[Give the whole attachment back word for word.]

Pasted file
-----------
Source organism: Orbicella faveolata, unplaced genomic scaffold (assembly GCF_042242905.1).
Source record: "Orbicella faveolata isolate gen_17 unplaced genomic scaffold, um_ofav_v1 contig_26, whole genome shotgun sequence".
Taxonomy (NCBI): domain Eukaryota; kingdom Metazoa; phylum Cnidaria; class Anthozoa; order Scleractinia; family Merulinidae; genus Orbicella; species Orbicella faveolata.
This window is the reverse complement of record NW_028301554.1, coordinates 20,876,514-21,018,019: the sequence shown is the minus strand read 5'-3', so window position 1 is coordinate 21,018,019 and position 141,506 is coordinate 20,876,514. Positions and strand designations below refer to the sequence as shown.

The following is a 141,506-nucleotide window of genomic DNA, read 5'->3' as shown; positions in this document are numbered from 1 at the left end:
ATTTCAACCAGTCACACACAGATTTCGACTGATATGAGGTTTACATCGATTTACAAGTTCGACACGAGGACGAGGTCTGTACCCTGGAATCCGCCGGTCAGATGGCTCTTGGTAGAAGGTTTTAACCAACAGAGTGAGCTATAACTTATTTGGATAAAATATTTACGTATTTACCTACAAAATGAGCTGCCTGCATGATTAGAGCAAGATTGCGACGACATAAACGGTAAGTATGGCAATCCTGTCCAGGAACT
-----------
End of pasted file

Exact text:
Source organism: Orbicella faveolata, unplaced genomic scaffold (assembly GCF_042242905.1).
Source record: "Orbicella faveolata isolate gen_17 unplaced genomic scaffold, um_ofav_v1 contig_26, whole genome shotgun sequence".
Taxonomy (NCBI): domain Eukaryota; kingdom Metazoa; phylum Cnidaria; class Anthozoa; order Scleractinia; family Merulinidae; genus Orbicella; species Orbicella faveolata.
This window is the reverse complement of record NW_028301554.1, coordinates 20,876,514-21,018,019: the sequence shown is the minus strand read 5'-3', so window position 1 is coordinate 21,018,019 and position 141,506 is coordinate 20,876,514. Positions and strand designations below refer to the sequence as shown.

The following is a 141,506-nucleotide window of genomic DNA, read 5'->3' as shown; positions in this document are numbered from 1 at the left end:
ATTTCAACCAGTCACACACAGATTTCGACTGATATGAGGTTTACATCGATTTACAAGTTCGACACGAGGACGAGGTCTGTACCCTGGAATCCGCCGGTCAGATGGCTCTTGGTAGAAGGTTTTAACCAACAGAGTGAGCTATAACTTATTTGGATAAAATATTTACGTATTTACCTACAAAATGAGCTGCCTGCATGATTAGAGCAAGATTGCGACGACATAAACGGTAAGTATGGCAATCCTGTCCAGGAACT